As covered in a previous issue of our Quibbles & Bits newsletter, some people even believe that using person-first language (“a person with disabilities” or “a person with autism”) as opposed to identity-first (“disabled person,” “autistic person”) can make the disability an abstract or unimportant idea, and that the former framing suggests that personhood and disability are oppositional and mutually exclusive — an ableist construct.
The language we use can have a stark effect on someone’s life, particularly when it comes to neurodivergent people, who can be classified as “high-functioning” or “low-functioning.” But how someone is “functioning” can change day to day, similar to the way someone with migraine or chronic pain can have fluctuations in their ability to function. Support needs, meanwhile, don’t change so often.
That’s why many autistic people told us they have traded these labels in for the terms “high support needs” and “low support needs.” While “-functioning” alludes to a deficit within someone, “support needs” denotes that the problem is in their environment.
Characterizing how someone operates in the world, rather than how society can more practically accommodate them, is an inherently capitalist assessment. Over time, it’s become apparent that these labels are flattening and obscure more than they clarify, and that they ultimately fail as descriptions of someone.
“In using ‘functioning’ instead of ‘support,’ it’s a really profound shift that’s easy to mistake for just a change in terminology,” science writer Steve Silberman told BuzzFeed News. He added that an autistic person once told him, “If they label you ‘high-functioning,’ your struggles become invisible; if they label you ‘low-functioning,’ your skills and aptitudes become invisible.”
“In using ‘functioning’ instead of ‘support,’ it’s a really profound shift that’s easy to mistake for just a change in terminology.”
“I think [the ‘functioning’ labels] are incredibly unhelpful at best and deeply harmful at worst,” Emma Brown, cochair of the Neurodivergent Staff Network at the University of Bradford, told BuzzFeed News. “Both labels perpetuate stigma and ableism.”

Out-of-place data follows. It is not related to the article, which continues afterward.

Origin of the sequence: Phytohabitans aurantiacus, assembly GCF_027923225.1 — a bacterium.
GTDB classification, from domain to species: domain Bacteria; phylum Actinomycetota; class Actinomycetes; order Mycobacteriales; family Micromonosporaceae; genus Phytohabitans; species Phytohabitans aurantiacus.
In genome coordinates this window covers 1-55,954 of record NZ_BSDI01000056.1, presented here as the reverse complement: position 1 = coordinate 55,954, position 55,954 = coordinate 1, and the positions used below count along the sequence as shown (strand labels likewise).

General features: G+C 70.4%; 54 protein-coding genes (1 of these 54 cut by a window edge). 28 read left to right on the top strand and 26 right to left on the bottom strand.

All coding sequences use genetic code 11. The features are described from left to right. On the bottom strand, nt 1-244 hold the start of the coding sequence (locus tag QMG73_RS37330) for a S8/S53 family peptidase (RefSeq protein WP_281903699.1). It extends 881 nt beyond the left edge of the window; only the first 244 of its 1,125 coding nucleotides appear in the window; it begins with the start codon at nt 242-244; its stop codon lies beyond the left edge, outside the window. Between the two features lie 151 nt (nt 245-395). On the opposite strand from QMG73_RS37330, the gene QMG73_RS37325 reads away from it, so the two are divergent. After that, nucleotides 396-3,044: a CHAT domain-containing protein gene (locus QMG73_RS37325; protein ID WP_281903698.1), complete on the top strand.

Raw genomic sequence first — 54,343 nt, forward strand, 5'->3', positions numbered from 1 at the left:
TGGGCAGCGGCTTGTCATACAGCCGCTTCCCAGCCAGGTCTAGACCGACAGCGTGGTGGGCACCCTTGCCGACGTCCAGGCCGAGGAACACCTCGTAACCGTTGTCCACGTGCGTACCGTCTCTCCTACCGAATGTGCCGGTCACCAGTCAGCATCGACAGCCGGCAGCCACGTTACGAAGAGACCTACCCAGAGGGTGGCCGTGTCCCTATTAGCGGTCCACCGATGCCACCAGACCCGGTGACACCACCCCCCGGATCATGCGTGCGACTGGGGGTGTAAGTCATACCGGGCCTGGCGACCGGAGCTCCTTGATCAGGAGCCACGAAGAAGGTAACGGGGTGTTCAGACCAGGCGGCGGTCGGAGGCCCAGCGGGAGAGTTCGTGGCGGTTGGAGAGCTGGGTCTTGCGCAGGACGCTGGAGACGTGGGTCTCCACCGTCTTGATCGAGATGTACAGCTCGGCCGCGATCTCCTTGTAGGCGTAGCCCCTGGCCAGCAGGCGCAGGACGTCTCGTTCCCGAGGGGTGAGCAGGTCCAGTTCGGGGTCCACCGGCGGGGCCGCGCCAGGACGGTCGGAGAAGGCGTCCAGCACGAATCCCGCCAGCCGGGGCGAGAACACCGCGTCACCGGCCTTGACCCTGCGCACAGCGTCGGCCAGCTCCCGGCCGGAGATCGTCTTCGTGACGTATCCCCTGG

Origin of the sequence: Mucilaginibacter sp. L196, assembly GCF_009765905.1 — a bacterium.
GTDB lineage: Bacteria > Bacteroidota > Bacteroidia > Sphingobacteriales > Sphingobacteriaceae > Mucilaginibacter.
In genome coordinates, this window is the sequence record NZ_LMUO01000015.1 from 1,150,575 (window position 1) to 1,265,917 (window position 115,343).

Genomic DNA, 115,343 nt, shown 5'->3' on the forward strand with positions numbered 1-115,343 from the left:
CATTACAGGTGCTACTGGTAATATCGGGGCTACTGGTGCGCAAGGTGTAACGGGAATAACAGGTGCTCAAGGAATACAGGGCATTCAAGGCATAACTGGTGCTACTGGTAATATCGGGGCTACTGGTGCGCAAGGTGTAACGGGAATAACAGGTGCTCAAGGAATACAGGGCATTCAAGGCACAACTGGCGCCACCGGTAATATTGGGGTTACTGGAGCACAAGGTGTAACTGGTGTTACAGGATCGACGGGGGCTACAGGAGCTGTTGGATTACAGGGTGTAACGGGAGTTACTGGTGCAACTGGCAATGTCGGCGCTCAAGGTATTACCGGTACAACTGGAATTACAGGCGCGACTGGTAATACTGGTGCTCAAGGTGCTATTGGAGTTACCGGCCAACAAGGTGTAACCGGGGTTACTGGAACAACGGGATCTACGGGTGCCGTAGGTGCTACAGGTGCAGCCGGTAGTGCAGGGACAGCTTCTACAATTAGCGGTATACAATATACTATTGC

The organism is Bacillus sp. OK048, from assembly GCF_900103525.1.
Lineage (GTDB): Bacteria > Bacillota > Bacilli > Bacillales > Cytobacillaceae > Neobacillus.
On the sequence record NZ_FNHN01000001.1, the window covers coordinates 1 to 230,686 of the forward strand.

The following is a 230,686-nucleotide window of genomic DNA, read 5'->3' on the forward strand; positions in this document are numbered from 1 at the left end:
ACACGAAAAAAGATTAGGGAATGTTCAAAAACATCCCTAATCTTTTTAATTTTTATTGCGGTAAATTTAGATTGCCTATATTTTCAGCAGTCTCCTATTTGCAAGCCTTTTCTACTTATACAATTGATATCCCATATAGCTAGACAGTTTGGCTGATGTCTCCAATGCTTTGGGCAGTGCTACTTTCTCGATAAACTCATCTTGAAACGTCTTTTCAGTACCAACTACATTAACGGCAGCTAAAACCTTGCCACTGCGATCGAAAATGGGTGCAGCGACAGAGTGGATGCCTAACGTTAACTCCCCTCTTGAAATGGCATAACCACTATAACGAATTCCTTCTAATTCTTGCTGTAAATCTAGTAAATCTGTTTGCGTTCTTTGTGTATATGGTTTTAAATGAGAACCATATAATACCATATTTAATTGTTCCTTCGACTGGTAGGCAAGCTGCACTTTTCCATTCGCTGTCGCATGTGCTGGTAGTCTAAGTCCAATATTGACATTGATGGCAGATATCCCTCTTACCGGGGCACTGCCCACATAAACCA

It often falls on a copy editor to determine whether a writer’s language is explicitly ableist or has an ableist origin. We can avoid using disability to bolster a metaphor, but it’s only a start. Ableism is so profoundly saturated in the way we write and speak that we have to make this judgment call constantly, and letting it be published in a news outlet has huge consequences. Ableist language makes the world a more hostile place for people with disabilities, but the words we use can also disarm the discrimination that thrives in the status quo.
The examples of ableist language outlined above are only one element in a massive system that disparages and complicates life for people with disabilities. That ableist words have become so normalized could only be the product of a society that doesn’t respect disabled people, let alone value their livelihoods. And recalibrating your vocabulary alone won’t rid our world of ableist bias, Lydia X. Z. Brown told BuzzFeed News, adding that their glossary needs to be contextualized in the greater scheme of things.
“Just changing our language doesn’t mean that you’ve shifted your positionality; it doesn’t mean that you’ve disrupted systems of power, and it doesn’t mean you’ve taken a good, hard, long look at privilege that you might have. … Ableist language only represents broader overarching and underlying ideas about disability that already exist in society,” Brown said. “And so you can eradicate ableist language, but that doesn't mean that you suddenly stop being ableist.”
In the glossary of ableist words, they write, “Being aware of language — for those of us who have the privilege of being able to change our language — can help us understand how pervasive ableism is. Ableism is systematic, institutional devaluing of bodies and minds deemed deviant, abnormal, defective, subhuman, less than. Ableism is *violence.*”